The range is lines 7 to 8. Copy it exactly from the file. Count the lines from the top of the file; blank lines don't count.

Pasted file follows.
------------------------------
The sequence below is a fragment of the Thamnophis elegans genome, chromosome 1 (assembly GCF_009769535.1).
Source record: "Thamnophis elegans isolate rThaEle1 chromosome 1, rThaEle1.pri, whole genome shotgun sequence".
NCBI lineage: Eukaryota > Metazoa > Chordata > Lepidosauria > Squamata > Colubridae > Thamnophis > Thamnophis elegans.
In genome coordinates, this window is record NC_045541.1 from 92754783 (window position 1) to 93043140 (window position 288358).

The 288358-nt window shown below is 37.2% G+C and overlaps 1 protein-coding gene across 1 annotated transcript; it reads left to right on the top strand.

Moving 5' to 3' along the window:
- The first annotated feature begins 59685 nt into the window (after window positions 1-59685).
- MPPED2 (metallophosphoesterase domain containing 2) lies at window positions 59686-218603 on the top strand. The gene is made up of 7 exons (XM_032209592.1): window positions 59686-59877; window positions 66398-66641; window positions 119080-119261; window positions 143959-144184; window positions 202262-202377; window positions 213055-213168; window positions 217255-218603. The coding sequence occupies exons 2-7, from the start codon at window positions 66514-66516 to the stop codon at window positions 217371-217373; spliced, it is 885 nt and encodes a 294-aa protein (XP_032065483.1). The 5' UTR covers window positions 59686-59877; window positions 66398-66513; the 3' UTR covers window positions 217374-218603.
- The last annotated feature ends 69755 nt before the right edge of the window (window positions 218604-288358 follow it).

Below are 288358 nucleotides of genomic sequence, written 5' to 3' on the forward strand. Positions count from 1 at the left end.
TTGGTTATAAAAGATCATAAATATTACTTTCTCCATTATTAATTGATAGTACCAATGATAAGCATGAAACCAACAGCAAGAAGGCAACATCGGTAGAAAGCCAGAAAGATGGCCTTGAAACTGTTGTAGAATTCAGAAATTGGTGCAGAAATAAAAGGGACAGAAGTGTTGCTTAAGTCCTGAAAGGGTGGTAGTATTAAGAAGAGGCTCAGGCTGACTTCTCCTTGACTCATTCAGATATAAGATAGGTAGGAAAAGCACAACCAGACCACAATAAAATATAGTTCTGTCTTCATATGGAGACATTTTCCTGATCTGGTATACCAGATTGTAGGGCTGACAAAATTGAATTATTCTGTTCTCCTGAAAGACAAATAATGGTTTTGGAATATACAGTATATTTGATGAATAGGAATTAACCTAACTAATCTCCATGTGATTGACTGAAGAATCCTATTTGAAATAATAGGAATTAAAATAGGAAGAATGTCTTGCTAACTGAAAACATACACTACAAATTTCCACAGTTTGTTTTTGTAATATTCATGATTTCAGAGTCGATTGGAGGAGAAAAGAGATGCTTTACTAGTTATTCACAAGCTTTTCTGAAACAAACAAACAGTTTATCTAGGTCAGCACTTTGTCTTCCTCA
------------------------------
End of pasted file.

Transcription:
- The first annotated feature begins 59685 nt into the window (after window positions 1-59685).
- MPPED2 (metallophosphoesterase domain containing 2) lies at window positions 59686-218603 on the top strand. The gene is made up of 7 exons (XM_032209592.1): window positions 59686-59877; window positions 66398-66641; window positions 119080-119261; window positions 143959-144184; window positions 202262-202377; window positions 213055-213168; window positions 217255-218603. The coding sequence occupies exons 2-7, from the start codon at window positions 66514-66516 to the stop codon at window positions 217371-217373; spliced, it is 885 nt and encodes a 294-aa protein (XP_032065483.1). The 5' UTR covers window positions 59686-59877; window positions 66398-66513; the 3' UTR covers window positions 217374-218603.